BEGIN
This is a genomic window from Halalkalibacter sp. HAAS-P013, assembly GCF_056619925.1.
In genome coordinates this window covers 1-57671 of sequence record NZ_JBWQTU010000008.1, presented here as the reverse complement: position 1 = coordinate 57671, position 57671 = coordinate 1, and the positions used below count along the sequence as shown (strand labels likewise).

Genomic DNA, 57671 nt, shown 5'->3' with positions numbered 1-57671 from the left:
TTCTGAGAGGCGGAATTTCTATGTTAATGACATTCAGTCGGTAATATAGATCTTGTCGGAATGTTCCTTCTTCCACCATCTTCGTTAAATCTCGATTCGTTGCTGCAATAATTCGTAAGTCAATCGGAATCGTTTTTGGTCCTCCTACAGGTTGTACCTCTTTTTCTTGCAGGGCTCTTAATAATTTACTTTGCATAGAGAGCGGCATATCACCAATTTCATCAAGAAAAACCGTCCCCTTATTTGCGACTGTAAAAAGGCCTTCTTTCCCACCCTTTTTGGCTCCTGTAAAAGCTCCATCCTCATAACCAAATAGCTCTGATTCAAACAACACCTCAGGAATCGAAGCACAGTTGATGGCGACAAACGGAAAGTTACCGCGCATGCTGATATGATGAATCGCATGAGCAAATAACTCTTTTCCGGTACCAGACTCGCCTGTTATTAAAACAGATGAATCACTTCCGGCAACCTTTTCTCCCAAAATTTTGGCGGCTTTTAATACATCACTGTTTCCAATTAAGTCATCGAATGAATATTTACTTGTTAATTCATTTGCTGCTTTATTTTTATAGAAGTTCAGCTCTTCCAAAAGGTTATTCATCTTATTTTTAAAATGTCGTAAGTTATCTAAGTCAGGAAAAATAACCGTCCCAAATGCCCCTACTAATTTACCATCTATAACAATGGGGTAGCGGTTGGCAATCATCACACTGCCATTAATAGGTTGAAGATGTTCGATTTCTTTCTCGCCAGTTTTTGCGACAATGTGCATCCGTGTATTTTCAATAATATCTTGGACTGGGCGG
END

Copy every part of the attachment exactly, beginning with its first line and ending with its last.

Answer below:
This is a genomic window from Halalkalibacter sp. HAAS-P013, assembly GCF_056619925.1.
In genome coordinates this window covers 1-57671 of sequence record NZ_JBWQTU010000008.1, presented here as the reverse complement: position 1 = coordinate 57671, position 57671 = coordinate 1, and the positions used below count along the sequence as shown (strand labels likewise).

Genomic DNA, 57671 nt, shown 5'->3' with positions numbered 1-57671 from the left:
TTCTGAGAGGCGGAATTTCTATGTTAATGACATTCAGTCGGTAATATAGATCTTGTCGGAATGTTCCTTCTTCCACCATCTTCGTTAAATCTCGATTCGTTGCTGCAATAATTCGTAAGTCAATCGGAATCGTTTTTGGTCCTCCTACAGGTTGTACCTCTTTTTCTTGCAGGGCTCTTAATAATTTACTTTGCATAGAGAGCGGCATATCACCAATTTCATCAAGAAAAACCGTCCCCTTATTTGCGACTGTAAAAAGGCCTTCTTTCCCACCCTTTTTGGCTCCTGTAAAAGCTCCATCCTCATAACCAAATAGCTCTGATTCAAACAACACCTCAGGAATCGAAGCACAGTTGATGGCGACAAACGGAAAGTTACCGCGCATGCTGATATGATGAATCGCATGAGCAAATAACTCTTTTCCGGTACCAGACTCGCCTGTTATTAAAACAGATGAATCACTTCCGGCAACCTTTTCTCCCAAAATTTTGGCGGCTTTTAATACATCACTGTTTCCAATTAAGTCATCGAATGAATATTTACTTGTTAATTCATTTGCTGCTTTATTTTTATAGAAGTTCAGCTCTTCCAAAAGGTTATTCATCTTATTTTTAAAATGTCGTAAGTTATCTAAGTCAGGAAAAATAACCGTCCCAAATGCCCCTACTAATTTACCATCTATAACAATGGGGTAGCGGTTGGCAATCATCACACTGCCATTAATAGGTTGAAGATGTTCGATTTCTTTCTCGCCAGTTTTTGCGACAATGTGCATCCGTGTATTTTCAATAATATCTTGGACTGGGCGG